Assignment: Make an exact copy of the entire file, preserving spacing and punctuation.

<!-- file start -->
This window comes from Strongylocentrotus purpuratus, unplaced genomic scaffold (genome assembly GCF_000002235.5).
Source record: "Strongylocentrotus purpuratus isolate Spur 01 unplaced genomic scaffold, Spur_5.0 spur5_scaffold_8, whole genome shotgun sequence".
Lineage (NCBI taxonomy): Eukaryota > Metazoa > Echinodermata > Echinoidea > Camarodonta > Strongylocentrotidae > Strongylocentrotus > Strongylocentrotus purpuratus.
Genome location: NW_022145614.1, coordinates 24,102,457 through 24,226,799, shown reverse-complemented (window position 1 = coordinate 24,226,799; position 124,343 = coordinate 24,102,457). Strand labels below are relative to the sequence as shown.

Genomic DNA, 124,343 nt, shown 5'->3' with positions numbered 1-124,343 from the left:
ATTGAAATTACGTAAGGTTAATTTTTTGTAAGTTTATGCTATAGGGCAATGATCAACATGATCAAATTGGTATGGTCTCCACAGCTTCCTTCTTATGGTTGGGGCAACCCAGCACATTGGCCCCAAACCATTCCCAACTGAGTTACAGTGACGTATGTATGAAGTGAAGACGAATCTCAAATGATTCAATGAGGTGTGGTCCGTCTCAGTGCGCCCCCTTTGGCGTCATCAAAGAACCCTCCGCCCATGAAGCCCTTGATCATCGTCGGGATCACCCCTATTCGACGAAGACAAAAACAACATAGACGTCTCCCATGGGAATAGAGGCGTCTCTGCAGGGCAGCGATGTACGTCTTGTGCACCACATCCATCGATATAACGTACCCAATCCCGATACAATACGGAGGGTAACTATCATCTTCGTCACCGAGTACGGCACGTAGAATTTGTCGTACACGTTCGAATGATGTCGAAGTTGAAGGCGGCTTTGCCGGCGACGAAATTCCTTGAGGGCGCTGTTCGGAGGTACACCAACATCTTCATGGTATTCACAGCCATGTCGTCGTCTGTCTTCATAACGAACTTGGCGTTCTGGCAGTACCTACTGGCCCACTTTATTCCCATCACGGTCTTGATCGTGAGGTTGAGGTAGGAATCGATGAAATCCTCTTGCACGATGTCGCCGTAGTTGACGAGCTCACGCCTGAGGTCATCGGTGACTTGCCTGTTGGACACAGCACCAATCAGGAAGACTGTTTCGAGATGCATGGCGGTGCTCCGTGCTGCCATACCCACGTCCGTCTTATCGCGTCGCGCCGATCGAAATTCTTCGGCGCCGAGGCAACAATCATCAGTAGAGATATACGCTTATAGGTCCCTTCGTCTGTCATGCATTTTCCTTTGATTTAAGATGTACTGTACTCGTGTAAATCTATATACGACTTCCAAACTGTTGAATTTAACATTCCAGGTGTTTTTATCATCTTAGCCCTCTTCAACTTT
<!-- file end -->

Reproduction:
This window comes from Strongylocentrotus purpuratus, unplaced genomic scaffold (genome assembly GCF_000002235.5).
Source record: "Strongylocentrotus purpuratus isolate Spur 01 unplaced genomic scaffold, Spur_5.0 spur5_scaffold_8, whole genome shotgun sequence".
Lineage (NCBI taxonomy): Eukaryota > Metazoa > Echinodermata > Echinoidea > Camarodonta > Strongylocentrotidae > Strongylocentrotus > Strongylocentrotus purpuratus.
Genome location: NW_022145614.1, coordinates 24,102,457 through 24,226,799, shown reverse-complemented (window position 1 = coordinate 24,226,799; position 124,343 = coordinate 24,102,457). Strand labels below are relative to the sequence as shown.

Genomic DNA, 124,343 nt, shown 5'->3' with positions numbered 1-124,343 from the left:
ATTGAAATTACGTAAGGTTAATTTTTTGTAAGTTTATGCTATAGGGCAATGATCAACATGATCAAATTGGTATGGTCTCCACAGCTTCCTTCTTATGGTTGGGGCAACCCAGCACATTGGCCCCAAACCATTCCCAACTGAGTTACAGTGACGTATGTATGAAGTGAAGACGAATCTCAAATGATTCAATGAGGTGTGGTCCGTCTCAGTGCGCCCCCTTTGGCGTCATCAAAGAACCCTCCGCCCATGAAGCCCTTGATCATCGTCGGGATCACCCCTATTCGACGAAGACAAAAACAACATAGACGTCTCCCATGGGAATAGAGGCGTCTCTGCAGGGCAGCGATGTACGTCTTGTGCACCACATCCATCGATATAACGTACCCAATCCCGATACAATACGGAGGGTAACTATCATCTTCGTCACCGAGTACGGCACGTAGAATTTGTCGTACACGTTCGAATGATGTCGAAGTTGAAGGCGGCTTTGCCGGCGACGAAATTCCTTGAGGGCGCTGTTCGGAGGTACACCAACATCTTCATGGTATTCACAGCCATGTCGTCGTCTGTCTTCATAACGAACTTGGCGTTCTGGCAGTACCTACTGGCCCACTTTATTCCCATCACGGTCTTGATCGTGAGGTTGAGGTAGGAATCGATGAAATCCTCTTGCACGATGTCGCCGTAGTTGACGAGCTCACGCCTGAGGTCATCGGTGACTTGCCTGTTGGACACAGCACCAATCAGGAAGACTGTTTCGAGATGCATGGCGGTGCTCCGTGCTGCCATACCCACGTCCGTCTTATCGCGTCGCGCCGATCGAAATTCTTCGGCGCCGAGGCAACAATCATCAGTAGAGATATACGCTTATAGGTCCCTTCGTCTGTCATGCATTTTCCTTTGATTTAAGATGTACTGTACTCGTGTAAATCTATATACGACTTCCAAACTGTTGAATTTAACATTCCAGGTGTTTTTATCATCTTAGCCCTCTTCAACTTT